The vitality and resiliency of every garden depends on plants interacting with a vast array of insects, fungi, and microorganisms, especially those that make their homes in the soil. Through their root systems, plants participate in diverse underground communities where nutrients are continuously exchanged and recycled. The above-ground parts of a plant also play a role, with certain soil dwellers relying on material such as dead leaves as a food source. Keeping soil-based communities in mind, gardeners must think carefully about what we add to the soil and minimize activities that disrupt soil life.
Actions gardeners can take
The best way to thwart pests and pathogens is with formidable communities of well-fed symbiotic soil dwellers. You can apply the science of microbiomes in your garden by making sure that beneficial soil dwellers are supplied with an ample amount of organic matter and plant exudates. Here are some general principles to guide your care and feeding of soil life.
- Minimize soil disturbance. The soil dwellers you want to feed are among the tiniest creatures on earth, and so they are easily harmed. Rototillers, blowers, and shovels can wreak havoc on their bodies and upend their habitat. Gardeners will inevitably disturb the soil a little when we pull weeds and dig planting holes, but we can skip more destructive practices such as tilling compost into the soil or bagging up every leaf that falls to the ground.
- Keep soil covered. Bare soil is like an empty cupboard for soil life. Applying a variety of organic mulches provides a steady food supply for the decomposers, the predators that consume them, and the organisms that consume their waste products. The roots of living plants ensure that exudates flow into the rhizosphere year-round.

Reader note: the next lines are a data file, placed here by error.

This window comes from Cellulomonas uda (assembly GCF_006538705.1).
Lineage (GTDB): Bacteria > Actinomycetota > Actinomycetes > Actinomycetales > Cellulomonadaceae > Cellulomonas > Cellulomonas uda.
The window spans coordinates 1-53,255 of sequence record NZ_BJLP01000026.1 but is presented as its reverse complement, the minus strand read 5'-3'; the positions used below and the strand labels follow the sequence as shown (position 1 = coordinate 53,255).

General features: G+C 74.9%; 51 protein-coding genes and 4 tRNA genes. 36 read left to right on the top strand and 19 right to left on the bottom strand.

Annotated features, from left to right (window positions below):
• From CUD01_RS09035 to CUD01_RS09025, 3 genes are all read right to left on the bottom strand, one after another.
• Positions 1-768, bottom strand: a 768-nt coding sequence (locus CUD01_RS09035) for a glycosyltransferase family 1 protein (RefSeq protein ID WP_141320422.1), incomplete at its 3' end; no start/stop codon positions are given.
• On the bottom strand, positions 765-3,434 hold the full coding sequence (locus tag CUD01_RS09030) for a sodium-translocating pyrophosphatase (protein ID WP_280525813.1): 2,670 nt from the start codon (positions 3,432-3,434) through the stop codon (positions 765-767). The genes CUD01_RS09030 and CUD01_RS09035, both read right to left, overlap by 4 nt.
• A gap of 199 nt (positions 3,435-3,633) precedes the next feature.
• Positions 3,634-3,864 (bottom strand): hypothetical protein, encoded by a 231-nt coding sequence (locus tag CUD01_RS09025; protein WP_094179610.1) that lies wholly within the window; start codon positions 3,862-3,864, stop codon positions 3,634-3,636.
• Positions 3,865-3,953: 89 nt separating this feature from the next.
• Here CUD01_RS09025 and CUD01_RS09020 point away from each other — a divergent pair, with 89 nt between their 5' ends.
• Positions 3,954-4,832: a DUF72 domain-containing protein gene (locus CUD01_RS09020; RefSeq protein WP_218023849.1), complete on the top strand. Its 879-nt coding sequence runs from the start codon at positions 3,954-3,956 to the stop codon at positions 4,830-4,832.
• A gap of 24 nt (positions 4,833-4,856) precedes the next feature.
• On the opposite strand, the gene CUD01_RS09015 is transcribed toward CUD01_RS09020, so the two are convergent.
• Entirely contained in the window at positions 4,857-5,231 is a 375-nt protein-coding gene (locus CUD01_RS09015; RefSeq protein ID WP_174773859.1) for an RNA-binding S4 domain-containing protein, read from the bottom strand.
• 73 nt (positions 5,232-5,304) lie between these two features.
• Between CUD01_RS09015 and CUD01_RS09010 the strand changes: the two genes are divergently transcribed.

- Grow lots of different kinds of plants. A garden filled with a variety of plant species translates into a diet for soil dwellers that is diverse in terms of both organic matter and plant exudates. This stocks your soil with allies ready to take on pests or pathogens that stray into your garden.
We gardeners know that there are no guarantees when it comes to gardening. But your best insurance policy—healthy, well-fed soil dwellers—comes courtesy of nature’s time-tested ways. So cut down on digging, cover the soil, and grow diversity. Soil primed with the
underground community on which plants depend translates into a garden suffused with good looks, vibrancy, and longevity.
Organic matter and exudates are fuel for soil life
In a healthy garden, an eat-and-be-eaten world of organisms thrums in the soil, fed by two main kinds of food.
Plants get by with help from little friends
The rhizosphere functions like a bio- logical bazaar where plants can barter for the goods and services they need. In this unseen world, exudates are the elixir for many symbiotic relationships between plants and communities of soil dwellers. Plants and most soil dwellers build a dynamic, living, two-way plan for health. It’s an all-for-one-and-one- for-all strategy.
Anne Biklé is a biologist, avid gardener, and co-author of The Hidden Half of Nature: The Microbial Roots of Life and Health.
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